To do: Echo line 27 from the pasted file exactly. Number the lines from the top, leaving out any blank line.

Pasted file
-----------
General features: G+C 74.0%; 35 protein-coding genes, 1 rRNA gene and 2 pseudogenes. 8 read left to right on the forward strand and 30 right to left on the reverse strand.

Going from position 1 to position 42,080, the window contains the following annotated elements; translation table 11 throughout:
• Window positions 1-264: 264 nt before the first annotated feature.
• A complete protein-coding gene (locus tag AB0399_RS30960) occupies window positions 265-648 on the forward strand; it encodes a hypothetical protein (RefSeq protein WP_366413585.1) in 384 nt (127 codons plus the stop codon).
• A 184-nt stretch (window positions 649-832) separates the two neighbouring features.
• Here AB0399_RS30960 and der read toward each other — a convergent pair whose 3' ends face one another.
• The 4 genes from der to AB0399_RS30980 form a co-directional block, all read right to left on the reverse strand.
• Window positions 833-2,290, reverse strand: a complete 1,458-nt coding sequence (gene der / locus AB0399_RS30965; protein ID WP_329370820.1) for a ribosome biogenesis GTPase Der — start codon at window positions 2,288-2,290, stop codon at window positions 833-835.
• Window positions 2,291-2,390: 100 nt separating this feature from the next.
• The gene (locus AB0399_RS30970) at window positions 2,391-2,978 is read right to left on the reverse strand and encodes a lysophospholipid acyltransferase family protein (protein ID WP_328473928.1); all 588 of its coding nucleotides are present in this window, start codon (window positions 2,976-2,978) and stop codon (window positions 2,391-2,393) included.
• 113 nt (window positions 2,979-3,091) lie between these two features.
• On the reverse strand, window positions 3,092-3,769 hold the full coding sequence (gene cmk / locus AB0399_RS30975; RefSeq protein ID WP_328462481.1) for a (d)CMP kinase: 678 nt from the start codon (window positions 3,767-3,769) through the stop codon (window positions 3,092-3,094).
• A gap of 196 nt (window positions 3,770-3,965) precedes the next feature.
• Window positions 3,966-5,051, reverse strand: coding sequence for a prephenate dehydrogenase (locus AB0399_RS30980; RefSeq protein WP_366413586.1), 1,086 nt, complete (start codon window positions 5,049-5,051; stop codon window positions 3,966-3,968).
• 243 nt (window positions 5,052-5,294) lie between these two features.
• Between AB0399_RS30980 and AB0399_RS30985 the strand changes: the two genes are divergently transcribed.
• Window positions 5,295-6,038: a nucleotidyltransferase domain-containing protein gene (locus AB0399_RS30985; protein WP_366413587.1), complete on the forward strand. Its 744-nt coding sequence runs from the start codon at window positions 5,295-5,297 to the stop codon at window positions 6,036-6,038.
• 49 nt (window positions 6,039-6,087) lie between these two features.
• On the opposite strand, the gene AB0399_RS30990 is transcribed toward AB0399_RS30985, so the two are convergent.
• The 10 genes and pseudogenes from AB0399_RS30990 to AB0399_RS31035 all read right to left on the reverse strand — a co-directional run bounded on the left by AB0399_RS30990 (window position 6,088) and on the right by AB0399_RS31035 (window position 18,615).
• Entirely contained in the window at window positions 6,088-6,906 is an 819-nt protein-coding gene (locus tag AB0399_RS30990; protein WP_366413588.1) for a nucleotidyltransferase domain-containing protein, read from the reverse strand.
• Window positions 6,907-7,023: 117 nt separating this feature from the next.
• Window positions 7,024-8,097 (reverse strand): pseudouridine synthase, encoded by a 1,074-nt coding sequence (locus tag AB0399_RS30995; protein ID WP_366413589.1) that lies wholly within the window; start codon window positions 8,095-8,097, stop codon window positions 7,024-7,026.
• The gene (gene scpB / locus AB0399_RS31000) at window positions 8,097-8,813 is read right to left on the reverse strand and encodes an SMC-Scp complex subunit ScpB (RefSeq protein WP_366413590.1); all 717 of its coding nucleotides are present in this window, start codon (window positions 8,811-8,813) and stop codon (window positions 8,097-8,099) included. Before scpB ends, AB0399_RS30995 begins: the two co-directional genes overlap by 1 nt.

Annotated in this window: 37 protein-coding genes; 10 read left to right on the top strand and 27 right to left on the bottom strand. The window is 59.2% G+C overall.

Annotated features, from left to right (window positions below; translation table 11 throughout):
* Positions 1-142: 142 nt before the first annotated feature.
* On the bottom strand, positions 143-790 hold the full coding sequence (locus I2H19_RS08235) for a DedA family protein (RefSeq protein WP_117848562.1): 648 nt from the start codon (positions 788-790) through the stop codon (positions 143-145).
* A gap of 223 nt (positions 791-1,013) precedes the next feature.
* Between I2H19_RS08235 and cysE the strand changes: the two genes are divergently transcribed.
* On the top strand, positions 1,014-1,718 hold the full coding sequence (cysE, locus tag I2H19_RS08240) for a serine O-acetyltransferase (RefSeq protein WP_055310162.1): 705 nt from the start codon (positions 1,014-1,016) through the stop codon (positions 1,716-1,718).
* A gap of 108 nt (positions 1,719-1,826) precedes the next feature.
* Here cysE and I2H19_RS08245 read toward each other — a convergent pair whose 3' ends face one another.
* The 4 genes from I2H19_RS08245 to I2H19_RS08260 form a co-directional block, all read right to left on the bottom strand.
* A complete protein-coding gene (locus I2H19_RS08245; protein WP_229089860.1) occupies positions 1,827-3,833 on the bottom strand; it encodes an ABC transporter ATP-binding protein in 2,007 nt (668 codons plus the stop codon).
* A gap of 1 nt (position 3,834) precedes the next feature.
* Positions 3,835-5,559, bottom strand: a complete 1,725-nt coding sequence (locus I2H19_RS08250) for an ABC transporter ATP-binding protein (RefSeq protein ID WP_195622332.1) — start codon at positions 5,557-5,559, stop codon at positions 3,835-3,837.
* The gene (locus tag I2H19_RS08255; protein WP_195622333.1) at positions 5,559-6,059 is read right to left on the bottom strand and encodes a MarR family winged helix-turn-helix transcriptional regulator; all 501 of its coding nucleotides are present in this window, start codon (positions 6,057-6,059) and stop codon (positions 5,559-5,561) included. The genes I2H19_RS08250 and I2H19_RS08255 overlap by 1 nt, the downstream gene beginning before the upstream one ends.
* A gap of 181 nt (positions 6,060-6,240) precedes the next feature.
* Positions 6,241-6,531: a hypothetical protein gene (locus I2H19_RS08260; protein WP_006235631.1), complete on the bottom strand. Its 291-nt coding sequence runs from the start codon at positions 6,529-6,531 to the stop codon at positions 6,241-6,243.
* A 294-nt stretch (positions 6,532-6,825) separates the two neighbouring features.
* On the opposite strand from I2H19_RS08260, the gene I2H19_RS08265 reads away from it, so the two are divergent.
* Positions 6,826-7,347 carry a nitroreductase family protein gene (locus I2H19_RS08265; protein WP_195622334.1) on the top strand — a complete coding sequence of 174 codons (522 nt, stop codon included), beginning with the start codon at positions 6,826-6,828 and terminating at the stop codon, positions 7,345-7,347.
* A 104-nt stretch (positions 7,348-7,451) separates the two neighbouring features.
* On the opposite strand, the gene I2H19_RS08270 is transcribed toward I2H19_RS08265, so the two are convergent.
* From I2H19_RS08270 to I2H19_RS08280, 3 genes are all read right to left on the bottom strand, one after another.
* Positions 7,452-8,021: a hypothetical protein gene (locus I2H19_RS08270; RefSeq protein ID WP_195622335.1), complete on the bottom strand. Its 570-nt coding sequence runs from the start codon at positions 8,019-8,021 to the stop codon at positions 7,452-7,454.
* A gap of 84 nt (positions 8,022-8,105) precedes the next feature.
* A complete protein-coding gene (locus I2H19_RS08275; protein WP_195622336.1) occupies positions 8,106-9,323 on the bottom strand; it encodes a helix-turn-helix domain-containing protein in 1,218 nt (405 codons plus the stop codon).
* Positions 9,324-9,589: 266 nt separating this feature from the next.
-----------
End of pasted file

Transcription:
* Positions 1-142: 142 nt before the first annotated feature.